syllabi

The Nuts & Bolts of Syllabus Writing brought to you by UH Manoa Center for Teaching Excellence and Office of Graduate Education - Preparing Future Faculty Fall 2012
 

Aloha! This page features outstanding links to assist you in creating an exemplary
syllabus!

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Center for Educational Innovation at the University of Minnesota
Course/Syllabus Design Tutorials
http://cei.umn.edu/tutorials

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Course/Syllabus Design Tutorials: Brown University
This .pdf file is a great resource to use to help design any kind of syllabus. First it gives the reader an explanation of the importance of designing a syllabus. It discusses how a well-written syllabus enhances student learning and helps students make appropriate course selections. Next the viewer has a chance to explore some sample syllabi from four different areas. They can look at a syllabus in the area of Humanities, Social Sciences, Physical Sciences and Life Sciences. At the end of each of those syllabi there are some questions that evaluate the effectiveness of each of those syllabi. At this point the viewer is ready to design his or her own syllabus.
http://www.brown.edu/about/administration/sheridan-center/teaching-learning/course-design/tutorials

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Course & Syllabus Design: University of Washington
Although courses may vary in size, subject matter or level, a systematic process will help you plan and structure your course and syllabus to effectively reach desired instructional goals.  This page provides information that will guide you from the initial design phases of your course to polishing and distributing your syllabus.
http://www.washington.edu/teaching/teaching-resources/preparing-to-teach/designing-your-course-and-syllabus/

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Learning-centered Syllabus: Penn State
Creating a Learning-centered syllabus, means that you'll also be designing it to help your students use the document in ways that support their learning process.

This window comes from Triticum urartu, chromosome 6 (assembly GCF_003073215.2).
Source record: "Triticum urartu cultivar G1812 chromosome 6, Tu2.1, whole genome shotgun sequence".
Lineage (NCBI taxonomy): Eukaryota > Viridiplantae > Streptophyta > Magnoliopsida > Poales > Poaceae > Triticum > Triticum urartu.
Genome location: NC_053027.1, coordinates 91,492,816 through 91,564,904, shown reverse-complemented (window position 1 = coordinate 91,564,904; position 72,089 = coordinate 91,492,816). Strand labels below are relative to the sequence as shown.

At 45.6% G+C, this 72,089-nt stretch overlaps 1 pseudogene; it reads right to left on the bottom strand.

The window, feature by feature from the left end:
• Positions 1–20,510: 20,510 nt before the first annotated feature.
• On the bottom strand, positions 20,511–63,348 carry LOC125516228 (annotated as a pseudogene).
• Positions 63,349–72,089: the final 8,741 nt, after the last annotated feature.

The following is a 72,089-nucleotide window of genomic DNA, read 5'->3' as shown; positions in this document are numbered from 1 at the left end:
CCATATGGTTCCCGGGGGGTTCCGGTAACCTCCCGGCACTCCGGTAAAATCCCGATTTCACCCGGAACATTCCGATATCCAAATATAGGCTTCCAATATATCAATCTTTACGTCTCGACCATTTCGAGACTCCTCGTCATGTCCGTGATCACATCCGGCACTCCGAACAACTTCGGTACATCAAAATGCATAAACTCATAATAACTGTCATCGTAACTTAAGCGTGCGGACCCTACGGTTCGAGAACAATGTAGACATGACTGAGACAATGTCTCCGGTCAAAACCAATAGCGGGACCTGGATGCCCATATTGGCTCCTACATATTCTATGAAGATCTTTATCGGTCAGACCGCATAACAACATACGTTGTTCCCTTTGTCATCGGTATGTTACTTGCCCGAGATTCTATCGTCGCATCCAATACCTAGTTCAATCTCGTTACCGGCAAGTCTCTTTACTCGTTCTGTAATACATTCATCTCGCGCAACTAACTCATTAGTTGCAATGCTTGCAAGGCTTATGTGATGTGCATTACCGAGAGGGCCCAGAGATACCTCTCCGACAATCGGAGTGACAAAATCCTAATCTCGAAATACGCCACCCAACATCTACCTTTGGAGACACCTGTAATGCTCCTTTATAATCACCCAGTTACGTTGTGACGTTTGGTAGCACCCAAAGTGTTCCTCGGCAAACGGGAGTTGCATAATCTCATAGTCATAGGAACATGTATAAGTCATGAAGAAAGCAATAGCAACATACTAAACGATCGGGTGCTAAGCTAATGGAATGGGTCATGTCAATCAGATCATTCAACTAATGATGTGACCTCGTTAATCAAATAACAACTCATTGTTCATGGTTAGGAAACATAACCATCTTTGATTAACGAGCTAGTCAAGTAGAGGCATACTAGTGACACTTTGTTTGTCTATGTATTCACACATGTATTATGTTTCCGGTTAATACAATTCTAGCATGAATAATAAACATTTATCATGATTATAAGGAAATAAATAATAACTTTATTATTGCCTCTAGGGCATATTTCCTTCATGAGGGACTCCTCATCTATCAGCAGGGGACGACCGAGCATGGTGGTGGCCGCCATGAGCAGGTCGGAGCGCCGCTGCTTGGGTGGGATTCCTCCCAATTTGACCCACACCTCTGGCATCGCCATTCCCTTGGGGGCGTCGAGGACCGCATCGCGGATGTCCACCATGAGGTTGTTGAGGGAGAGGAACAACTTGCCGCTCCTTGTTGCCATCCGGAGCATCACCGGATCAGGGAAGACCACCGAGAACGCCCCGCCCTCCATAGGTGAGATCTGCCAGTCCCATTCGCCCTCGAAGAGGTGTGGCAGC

http://www.personal.psu.edu/scs15/idweb/syllabus.htm

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Syllabus Creation Guide: The George Washington University
Even more than in face-to-face courses, in online or hybrid courses the syllabus acts as a guide to content, activities, assessments, and general course operations. It must be thorough and detailed so students will know exactly what is expected of them. The syllabus parts are generally the same as what departments expect in face-to-face syllabi but with more detail. In addition to course operations, the syllabus communicates a lot about you, your expectations, and the course. So, consider the tone of your writing. Does it convey excitement about what you are about to teach? Does it ask students to participate and reflect on what happens in the course?
http://tlc.provost.gwu.edu/syllabus

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The Effects of Online Syllabus Interactivity on Students' Perception of the Course and Instructor - Dan Grigorovici, Siho Nam, Chris Russill
Examines whether level of interactivity in an online syllabus influences students' first impressions of course and instructor. Participants viewed identical syllabi , differing only in number and relationship of hyperlinks. The independent variable, interactivity, had three ordinal levels: web site with no links (low interactivity), web site with three linearly sequenced links (medium interactivity), and web site with three links, each hierarchically related to three further links (high interactivity).
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The Purposes of a Syllabus - Jay Parkes and Mary B. Harris
Discusses the roles of syllabi and the corresponding implications for syllabus content. Concept of the term syllabus; Fundamental aspects of syllabi; Comparison between the scope of syllabi in introductory or foundations courses and in advanced seminars; Implications for the use of syllabus as a contract; Reasons for the significance of a syllabus as a permanent record.
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Twenty-First Century College Syllabi : Options for Online Communication and Interactivity - Cummings, Jack A.; Bonk, Curtis J.; Jacobs, F. Robert
Examines Web-based syllabi of current college courses offered in schools of education through an examination of syllabi on the Web site of the World Lecture Hall. Discusses forms of communication and interactivity; the influence of instructors; the influence of students; and the influence of practitioners and experts.
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The Syllabus as a Tool for Student-Centered Learning - Mary B. Eberly, Sarah E. Newton, Robert A. Wiggins
Describes a study conducted at Oakland University (Michigan) to examine the degree to which syllabi in general education classes reference general education guidelines. Finds that knowledge transmission was primary in syllabi , whereas skills and attitude development were less emphasized. Proposes that syllabi can be used better by promoting the implicit contract and defining expectations for instructor and student.
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